Side effects of short-term 10,000-lux light therapy

Am J Psychiatry. 1998 Feb;155(2):293-4. doi: 10.1176/ajp.155.2.293.


Objective: Previous reports of side effects from light therapy were mostly based on administration of 2,500-lux treatments. It has become common practice to use brighter, 10,000-lux exposure when treating seasonal affective disorder. The authors studied side effects produced by short-term 10,000-lux light therapy.

Method: Seventy subjects with seasonal affective disorder who underwent brief 10,000-lux light therapy were asked to report side effects.

Results: Of the 70 subjects, 32 (45.7%) experienced side effects, and nine (12.9%) reported two or more apiece. Headaches and eye or vision problems were the most common. Almost all were mild, were transient, and did not interfere with treatment.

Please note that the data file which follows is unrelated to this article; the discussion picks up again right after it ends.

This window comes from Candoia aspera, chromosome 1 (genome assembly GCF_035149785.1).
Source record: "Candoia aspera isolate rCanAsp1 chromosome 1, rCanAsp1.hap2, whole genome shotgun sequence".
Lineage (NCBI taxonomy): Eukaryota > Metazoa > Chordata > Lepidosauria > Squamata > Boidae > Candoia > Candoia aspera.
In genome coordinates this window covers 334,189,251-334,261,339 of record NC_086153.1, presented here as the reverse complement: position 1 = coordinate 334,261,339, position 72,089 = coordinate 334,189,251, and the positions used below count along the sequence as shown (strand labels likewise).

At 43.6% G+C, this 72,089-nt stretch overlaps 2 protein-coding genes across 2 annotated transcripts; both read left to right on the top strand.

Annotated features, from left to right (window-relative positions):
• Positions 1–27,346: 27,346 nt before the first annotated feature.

Conclusions: Short-term 10,000-lux light therapy often produces side effects early in treatment. These are not serious or prolonged, however, confirming findings from earlier studies that used dimmer light.

Publication types

  • Clinical Trial
  • Research Support, Non-U.S. Gov't

MeSH terms

  • Adult
  • Eye Diseases / etiology
  • Female
  • Headache / etiology
  • Humans
  • Light / adverse effects*
  • Male
  • Phototherapy / adverse effects*
  • Research Design
  • Seasonal Affective Disorder / therapy*
  • Vision Disorders / etiology